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Cactus Test

Because Cactus is an extension to JUnit, it works in a similar fashion. I write test cases that are then executed by Cactus itself. One major difference is that there are three methods available for each test, and each test can be broken down into three parts: begin, test, and end. The reason for having three separate methods is a little complex.

Cactus works by creating two separate JVM instances. The first instance simulates the client environment; the second instance simulates the server. So a test can cross from the client to the server and back again, all within one test. To further this separation, the methods are run inside of these two instances. Both the begin method and the end method are run inside of the client space, whereas the test method is run within the server space.

Before the first of the three methods is executed, Cactus creates a few objects for me to use. It creates a request object and a response object. Along with these objects, a context is created that can be referenced as well.

With that introduction, here's the Cactus test that tests the validate method of this servlet:

package com.dzrealms.example.servlet;

import org.apache.cactus.ServletTestCase;
import org.apache.cactus.WebRequest;
import org.apache.cactus.WebResponse;

/**
 * Example Cactus Test
 */
public class ExampleCactusTest extends ServletTestCase {

  public void beginValidate(WebRequest wr) {
   wr.addParameter("variable1", "variable1Content");
   wr.addParameter("variable2", "variable2Content");
  }

  public void testValidate() throws Exception {
   ExampleServlet es = new ExampleServlet();
   es.init(config);
   boolean answer = es.validate(request);
   assertTrue("Received wrong response", answer);
  }

  public void endValidate(WebResponse resp) {
   //We don't do anything here but we could review the response
  }
}

This is a fairly simple test that highlights the basic points. The beginValidate(WebRequest) method is initiated within the client JVM. In this method, the request object is passed in, so I can add any parameters to it that I need. This same object will become available to the test method. I can also construct any objects I may need for client-side testing of my code.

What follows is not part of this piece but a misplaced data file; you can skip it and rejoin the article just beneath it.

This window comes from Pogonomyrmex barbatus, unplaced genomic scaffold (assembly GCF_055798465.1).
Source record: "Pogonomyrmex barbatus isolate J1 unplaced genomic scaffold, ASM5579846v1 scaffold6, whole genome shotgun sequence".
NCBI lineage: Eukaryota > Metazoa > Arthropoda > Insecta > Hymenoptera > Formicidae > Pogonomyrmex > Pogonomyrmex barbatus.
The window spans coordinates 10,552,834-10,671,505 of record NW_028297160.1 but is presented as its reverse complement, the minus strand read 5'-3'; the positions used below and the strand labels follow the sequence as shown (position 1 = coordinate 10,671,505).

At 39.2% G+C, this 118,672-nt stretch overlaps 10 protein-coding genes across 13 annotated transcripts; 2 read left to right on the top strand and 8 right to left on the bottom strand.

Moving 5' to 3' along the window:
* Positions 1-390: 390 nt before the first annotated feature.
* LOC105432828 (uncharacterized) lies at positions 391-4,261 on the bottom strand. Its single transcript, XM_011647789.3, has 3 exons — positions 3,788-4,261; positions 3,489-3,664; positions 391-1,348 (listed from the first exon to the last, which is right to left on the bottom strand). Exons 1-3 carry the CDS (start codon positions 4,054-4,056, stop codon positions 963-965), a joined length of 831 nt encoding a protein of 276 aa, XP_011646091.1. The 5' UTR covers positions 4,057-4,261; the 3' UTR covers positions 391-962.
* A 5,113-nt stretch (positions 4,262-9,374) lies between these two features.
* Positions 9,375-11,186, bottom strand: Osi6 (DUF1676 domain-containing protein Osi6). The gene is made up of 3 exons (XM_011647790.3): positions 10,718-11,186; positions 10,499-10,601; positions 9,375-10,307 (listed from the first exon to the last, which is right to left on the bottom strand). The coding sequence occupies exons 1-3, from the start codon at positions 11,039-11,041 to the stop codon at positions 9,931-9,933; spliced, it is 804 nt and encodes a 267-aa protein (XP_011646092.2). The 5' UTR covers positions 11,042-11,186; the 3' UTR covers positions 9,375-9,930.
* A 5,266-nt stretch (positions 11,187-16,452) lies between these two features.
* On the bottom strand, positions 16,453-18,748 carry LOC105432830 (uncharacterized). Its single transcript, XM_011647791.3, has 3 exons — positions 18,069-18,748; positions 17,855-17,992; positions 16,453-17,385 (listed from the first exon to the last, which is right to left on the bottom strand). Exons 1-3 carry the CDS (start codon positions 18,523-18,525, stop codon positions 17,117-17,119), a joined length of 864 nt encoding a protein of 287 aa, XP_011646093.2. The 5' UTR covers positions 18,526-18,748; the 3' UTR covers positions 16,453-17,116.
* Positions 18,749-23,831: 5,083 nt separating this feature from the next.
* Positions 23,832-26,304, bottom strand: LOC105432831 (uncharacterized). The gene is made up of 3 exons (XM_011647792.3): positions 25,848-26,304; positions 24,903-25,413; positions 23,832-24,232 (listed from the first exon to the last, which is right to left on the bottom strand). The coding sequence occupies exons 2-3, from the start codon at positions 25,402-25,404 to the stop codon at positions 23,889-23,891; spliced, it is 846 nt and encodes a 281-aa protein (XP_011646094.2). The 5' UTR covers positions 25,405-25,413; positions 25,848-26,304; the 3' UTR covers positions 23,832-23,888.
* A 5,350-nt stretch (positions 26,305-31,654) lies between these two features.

The second method is the server side test. testValidate() will be executed within the server JVM and will have access to the context object, the request object, and the response object. I can pass these objects around just as if I were within the servlet itself. After initializing an instance of the servlet, I call the validate method directly with the global variable request. This variable is the same request object that I populated with values in the beginValidate(WebRequest) method. After I receive the response from the validate method, I execute a JUnit assertion on it to confirm that I received the answer I expected. The test method would also allow me to access any Local Interfaces of any EJBs in the application. Because it is running within the same JVM as the server side code, it is completely appropriate to reference local interfaces and test them here.

In addition to the begin and test methods, there is a third and final step in a test. The end method is passed the response object from this transaction. In this case, I did not do anything to the response object; if I had, it would be appropriate to test the response in this method.

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